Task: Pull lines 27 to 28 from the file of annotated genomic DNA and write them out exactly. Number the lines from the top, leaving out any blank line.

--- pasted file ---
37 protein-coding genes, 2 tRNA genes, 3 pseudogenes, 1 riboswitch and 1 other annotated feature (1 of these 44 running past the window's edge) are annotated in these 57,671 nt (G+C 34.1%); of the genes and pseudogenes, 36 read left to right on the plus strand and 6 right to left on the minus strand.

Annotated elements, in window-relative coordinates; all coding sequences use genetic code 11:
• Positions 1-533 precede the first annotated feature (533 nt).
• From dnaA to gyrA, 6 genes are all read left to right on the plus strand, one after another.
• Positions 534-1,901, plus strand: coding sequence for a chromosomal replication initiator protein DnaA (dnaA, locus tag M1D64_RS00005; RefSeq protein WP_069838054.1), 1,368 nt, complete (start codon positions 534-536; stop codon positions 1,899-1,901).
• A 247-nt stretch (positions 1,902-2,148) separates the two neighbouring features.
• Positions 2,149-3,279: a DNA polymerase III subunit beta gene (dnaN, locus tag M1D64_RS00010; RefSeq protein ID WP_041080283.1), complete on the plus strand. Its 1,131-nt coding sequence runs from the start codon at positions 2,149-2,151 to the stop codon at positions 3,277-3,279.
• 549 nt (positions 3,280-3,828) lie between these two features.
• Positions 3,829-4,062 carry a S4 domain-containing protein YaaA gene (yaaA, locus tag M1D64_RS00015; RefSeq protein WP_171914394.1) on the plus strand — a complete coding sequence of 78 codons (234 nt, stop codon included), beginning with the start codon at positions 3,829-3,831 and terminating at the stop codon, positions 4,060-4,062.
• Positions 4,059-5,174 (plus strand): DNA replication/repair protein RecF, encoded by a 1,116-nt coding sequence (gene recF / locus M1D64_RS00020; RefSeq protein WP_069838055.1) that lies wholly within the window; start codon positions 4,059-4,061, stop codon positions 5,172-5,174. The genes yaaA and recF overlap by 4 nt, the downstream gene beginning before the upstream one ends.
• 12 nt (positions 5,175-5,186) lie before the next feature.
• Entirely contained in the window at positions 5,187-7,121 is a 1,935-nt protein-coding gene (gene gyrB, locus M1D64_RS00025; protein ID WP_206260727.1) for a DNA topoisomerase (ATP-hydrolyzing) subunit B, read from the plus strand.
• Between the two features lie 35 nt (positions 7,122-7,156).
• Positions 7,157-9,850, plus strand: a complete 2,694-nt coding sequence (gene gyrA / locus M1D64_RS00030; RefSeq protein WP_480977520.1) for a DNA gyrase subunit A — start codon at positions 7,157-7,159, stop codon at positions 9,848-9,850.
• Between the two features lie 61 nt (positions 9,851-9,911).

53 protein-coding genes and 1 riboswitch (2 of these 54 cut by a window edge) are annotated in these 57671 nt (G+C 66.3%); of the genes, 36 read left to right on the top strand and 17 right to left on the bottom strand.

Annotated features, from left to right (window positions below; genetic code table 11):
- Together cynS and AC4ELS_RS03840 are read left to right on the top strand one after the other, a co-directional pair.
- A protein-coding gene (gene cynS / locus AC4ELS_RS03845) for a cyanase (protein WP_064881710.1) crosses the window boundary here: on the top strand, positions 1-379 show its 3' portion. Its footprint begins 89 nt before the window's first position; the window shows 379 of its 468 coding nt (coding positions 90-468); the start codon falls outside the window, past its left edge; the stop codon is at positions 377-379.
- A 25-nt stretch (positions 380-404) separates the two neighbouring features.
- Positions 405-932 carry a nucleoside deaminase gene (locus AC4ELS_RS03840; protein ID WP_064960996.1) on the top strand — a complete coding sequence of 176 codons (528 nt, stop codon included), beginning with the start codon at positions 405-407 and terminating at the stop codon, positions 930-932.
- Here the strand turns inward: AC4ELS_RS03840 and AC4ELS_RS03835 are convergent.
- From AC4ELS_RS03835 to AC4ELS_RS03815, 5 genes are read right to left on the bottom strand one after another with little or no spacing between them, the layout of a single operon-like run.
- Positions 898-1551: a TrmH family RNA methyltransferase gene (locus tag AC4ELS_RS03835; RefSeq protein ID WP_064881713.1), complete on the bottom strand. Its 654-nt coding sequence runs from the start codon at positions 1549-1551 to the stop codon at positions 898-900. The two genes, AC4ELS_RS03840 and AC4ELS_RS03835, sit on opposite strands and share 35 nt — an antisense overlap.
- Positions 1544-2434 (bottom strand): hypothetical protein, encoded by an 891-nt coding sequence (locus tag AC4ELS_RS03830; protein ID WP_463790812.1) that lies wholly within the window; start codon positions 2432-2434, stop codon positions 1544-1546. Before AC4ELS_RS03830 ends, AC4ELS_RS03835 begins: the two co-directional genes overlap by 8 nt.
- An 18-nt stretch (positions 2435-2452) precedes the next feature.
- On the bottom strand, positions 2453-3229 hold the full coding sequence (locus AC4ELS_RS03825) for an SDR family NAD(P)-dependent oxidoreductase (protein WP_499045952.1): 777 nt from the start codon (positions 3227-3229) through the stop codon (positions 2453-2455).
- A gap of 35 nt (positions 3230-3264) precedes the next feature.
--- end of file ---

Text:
- On the bottom strand, positions 2453-3229 hold the full coding sequence (locus AC4ELS_RS03825) for an SDR family NAD(P)-dependent oxidoreductase (protein WP_499045952.1): 777 nt from the start codon (positions 3227-3229) through the stop codon (positions 2453-2455).
- A gap of 35 nt (positions 3230-3264) precedes the next feature.